This book is a delight to read and it was my second time reading it (the first was during jury duty back in February 2007). Some chapters get pretty deep in programming, so I just skimmed over those. Mostly focuses on the Windows 95 and 3.1 era with a little 2000 and XP thrown in. Basically, this is the book form of Chen's blog "The Old New Thing" with more stories and more details.

One thing that is kind of annoying is the downloadable bonus chapters. The author gives a link to download bonus chapters in the preface. This link goes to informit.com with another link to safari.com. Even after registering the ISBN number on informit.com, it would link me into safari.com and safari.com won't let me look at bonus chapters unless I sign up for a 10 day trial. Of course, they want a credit card number. Why? I already bought the book, so I cancelled out the trial setup and did a little Google searching and found the bonus chapters in PDF format over at the Pearson site.

I went to Chen's blog to contact him about this, but there's no e-mail address in site and no comment box to leave a message. On the blog postings where he mentions the bonus chapters, I was going to leave a comment, but the comments are now closed (too much time has passed I guess). Why can't he post these bonus chapters on his web site? The second chapter is just a reprint of something he wrote in the MS-DOS days. I don't get it!
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on October 8, 2016
Fun, technical and very insightful on how serious, highly professional, and big-scale software development is in reality. Maximum respect to the Microsoft engineers that crafted Windows in the last 25+ years.
Note that this is not an essay, it's quite leaned to C / C++ Windows programmers; however , all IT people could learn a lot from this book.
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on May 31, 2015
One of my favourite books. Raymond Chen writes one of the most well known Windows development blogs and has a very engaging writing style. The book collects many of the best stories from his blog and expands on them offering unique insight into the history behind the development and architecture of Windows.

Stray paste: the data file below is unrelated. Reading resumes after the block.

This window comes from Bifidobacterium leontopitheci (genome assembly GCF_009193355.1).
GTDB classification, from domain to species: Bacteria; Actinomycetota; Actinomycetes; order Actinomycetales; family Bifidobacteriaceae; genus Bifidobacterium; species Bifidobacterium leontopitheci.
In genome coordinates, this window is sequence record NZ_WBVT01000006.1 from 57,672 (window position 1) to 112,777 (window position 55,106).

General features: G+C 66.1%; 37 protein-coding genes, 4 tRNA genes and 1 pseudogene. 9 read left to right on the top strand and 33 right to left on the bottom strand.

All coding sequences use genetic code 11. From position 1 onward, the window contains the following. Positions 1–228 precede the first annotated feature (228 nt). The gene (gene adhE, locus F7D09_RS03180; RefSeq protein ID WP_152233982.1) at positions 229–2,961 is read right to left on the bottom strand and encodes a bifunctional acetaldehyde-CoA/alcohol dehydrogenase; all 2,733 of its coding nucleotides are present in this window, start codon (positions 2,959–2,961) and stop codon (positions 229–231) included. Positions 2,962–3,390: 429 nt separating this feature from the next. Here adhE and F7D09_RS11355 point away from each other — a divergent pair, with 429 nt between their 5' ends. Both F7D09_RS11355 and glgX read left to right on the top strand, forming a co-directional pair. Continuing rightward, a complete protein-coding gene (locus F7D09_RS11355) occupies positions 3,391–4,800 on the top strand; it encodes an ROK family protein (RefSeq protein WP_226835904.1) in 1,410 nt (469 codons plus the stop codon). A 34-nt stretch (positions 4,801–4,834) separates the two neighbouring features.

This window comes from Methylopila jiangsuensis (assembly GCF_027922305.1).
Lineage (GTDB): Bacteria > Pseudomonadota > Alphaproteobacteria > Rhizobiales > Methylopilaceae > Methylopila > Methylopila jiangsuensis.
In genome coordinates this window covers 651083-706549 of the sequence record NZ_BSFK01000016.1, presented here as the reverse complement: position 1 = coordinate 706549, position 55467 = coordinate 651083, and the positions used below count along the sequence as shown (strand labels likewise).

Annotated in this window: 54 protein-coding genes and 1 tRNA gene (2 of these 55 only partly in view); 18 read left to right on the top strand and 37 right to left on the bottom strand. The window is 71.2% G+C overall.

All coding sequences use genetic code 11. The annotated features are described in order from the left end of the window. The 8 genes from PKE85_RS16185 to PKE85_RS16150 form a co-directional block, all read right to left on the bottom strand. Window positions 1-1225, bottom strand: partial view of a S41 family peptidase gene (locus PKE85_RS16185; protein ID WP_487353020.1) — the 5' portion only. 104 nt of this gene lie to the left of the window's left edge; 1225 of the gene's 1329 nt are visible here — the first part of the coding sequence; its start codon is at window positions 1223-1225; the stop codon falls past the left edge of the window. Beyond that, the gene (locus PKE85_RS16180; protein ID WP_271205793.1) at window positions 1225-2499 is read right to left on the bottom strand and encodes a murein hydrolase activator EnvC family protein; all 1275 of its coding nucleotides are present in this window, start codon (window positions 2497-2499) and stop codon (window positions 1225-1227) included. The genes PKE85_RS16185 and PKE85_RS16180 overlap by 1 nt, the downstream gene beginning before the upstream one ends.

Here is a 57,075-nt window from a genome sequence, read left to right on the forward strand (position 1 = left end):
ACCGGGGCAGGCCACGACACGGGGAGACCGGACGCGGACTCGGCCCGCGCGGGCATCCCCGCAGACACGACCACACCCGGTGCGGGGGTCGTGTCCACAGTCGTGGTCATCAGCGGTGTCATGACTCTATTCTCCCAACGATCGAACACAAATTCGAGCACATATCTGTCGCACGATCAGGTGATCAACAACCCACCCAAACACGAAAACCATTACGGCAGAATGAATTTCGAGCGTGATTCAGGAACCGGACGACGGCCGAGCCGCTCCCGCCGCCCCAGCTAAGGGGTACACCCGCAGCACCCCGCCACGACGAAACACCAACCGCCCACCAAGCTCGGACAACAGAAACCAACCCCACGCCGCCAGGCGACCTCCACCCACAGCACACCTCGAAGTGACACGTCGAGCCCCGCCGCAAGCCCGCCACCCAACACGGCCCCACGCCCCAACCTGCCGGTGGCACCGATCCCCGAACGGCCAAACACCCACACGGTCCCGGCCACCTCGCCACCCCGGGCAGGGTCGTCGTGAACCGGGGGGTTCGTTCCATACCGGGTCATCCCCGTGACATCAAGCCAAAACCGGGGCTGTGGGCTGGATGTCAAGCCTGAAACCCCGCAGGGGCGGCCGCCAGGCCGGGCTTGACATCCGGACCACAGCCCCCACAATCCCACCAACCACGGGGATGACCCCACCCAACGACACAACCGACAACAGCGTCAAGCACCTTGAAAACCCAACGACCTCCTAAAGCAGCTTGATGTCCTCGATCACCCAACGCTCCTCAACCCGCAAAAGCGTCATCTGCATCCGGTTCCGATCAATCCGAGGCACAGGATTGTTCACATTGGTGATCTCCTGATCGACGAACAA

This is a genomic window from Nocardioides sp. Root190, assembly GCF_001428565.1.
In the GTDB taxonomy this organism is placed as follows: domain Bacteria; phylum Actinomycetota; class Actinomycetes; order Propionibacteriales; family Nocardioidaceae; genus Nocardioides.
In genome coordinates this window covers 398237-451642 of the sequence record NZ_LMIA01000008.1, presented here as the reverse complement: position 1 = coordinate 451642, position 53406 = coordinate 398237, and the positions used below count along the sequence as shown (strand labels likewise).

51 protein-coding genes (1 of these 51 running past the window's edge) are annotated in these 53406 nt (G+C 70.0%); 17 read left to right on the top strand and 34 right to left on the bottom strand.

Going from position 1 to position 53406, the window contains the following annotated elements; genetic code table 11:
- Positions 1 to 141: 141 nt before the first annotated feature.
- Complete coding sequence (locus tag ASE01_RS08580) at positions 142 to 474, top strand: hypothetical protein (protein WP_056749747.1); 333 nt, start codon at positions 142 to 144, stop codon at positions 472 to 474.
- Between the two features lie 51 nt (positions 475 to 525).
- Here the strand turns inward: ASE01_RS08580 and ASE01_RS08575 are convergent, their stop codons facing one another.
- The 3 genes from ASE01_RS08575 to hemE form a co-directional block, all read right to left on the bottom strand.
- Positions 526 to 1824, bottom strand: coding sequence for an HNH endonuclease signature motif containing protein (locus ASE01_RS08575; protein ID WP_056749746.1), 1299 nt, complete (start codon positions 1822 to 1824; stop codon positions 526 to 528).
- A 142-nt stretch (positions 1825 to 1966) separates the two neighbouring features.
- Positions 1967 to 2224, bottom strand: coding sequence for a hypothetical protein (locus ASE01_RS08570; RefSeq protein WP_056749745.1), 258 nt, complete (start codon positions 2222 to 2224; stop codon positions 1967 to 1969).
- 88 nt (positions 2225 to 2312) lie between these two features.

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on August 28, 2015
I like this book. Even all these years later the ideas I've read from this book so far are relevant. The story, process, and reasons behind how windows works is important and highly relevant today even if, like me, you're but a feeble full stack developer
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on September 22, 2015
As a windows programmer, I loved reading all of his essays and going back to see the design philosophy or the psudo code for a bunch of the windows functions. Fantastic read.

Warning: It gets fairly technical the farther you get.
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on June 29, 2013
The book is the history behind the design of Windows in various aspects, from user interface (Why is shut down on the Start menu) to API (Why does the GetWindowText function behave so strangely). If you write and breath Windows programming, this book will be interesting historical read, but not for general programmers.
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on April 21, 2009
Raymond has as good an insight as anyone (well, ALMOST anyone) into the history of Windows and the reasoning behind why things are the way they are. This is a fascinating read not just for programmers but for anyone interested in the difficulties of backwards compatibility, the clever solutions required to work in a multitude of different environments, and just some of the more interesting parts of Windows history.